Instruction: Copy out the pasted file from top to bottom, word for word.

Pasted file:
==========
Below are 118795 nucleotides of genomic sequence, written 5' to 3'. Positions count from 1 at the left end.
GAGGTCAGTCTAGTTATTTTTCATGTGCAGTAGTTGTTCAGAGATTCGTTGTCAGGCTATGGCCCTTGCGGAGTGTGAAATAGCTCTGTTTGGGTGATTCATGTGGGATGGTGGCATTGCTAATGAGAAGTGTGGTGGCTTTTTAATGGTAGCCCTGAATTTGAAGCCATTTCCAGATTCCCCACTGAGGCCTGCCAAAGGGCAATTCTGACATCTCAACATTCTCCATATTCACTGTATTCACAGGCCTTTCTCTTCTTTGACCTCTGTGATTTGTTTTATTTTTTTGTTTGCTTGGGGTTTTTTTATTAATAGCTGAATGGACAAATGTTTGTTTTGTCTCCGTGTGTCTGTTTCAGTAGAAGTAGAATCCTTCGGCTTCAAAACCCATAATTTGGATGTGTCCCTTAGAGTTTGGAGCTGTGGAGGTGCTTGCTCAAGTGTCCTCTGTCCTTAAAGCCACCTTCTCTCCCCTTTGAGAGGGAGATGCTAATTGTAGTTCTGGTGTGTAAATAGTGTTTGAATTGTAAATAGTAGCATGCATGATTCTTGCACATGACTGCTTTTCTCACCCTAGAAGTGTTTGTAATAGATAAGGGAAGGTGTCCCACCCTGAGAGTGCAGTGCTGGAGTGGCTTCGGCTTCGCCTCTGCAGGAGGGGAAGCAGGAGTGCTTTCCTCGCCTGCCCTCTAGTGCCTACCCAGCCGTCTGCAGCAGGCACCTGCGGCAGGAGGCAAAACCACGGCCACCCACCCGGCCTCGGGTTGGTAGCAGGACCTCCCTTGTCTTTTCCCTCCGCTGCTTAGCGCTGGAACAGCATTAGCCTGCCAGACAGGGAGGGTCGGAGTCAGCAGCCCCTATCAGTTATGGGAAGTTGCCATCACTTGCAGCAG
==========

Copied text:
Below are 118795 nucleotides of genomic sequence, written 5' to 3'. Positions count from 1 at the left end.
GAGGTCAGTCTAGTTATTTTTCATGTGCAGTAGTTGTTCAGAGATTCGTTGTCAGGCTATGGCCCTTGCGGAGTGTGAAATAGCTCTGTTTGGGTGATTCATGTGGGATGGTGGCATTGCTAATGAGAAGTGTGGTGGCTTTTTAATGGTAGCCCTGAATTTGAAGCCATTTCCAGATTCCCCACTGAGGCCTGCCAAAGGGCAATTCTGACATCTCAACATTCTCCATATTCACTGTATTCACAGGCCTTTCTCTTCTTTGACCTCTGTGATTTGTTTTATTTTTTTGTTTGCTTGGGGTTTTTTTATTAATAGCTGAATGGACAAATGTTTGTTTTGTCTCCGTGTGTCTGTTTCAGTAGAAGTAGAATCCTTCGGCTTCAAAACCCATAATTTGGATGTGTCCCTTAGAGTTTGGAGCTGTGGAGGTGCTTGCTCAAGTGTCCTCTGTCCTTAAAGCCACCTTCTCTCCCCTTTGAGAGGGAGATGCTAATTGTAGTTCTGGTGTGTAAATAGTGTTTGAATTGTAAATAGTAGCATGCATGATTCTTGCACATGACTGCTTTTCTCACCCTAGAAGTGTTTGTAATAGATAAGGGAAGGTGTCCCACCCTGAGAGTGCAGTGCTGGAGTGGCTTCGGCTTCGCCTCTGCAGGAGGGGAAGCAGGAGTGCTTTCCTCGCCTGCCCTCTAGTGCCTACCCAGCCGTCTGCAGCAGGCACCTGCGGCAGGAGGCAAAACCACGGCCACCCACCCGGCCTCGGGTTGGTAGCAGGACCTCCCTTGTCTTTTCCCTCCGCTGCTTAGCGCTGGAACAGCATTAGCCTGCCAGACAGGGAGGGTCGGAGTCAGCAGCCCCTATCAGTTATGGGAAGTTGCCATCACTTGCAGCAG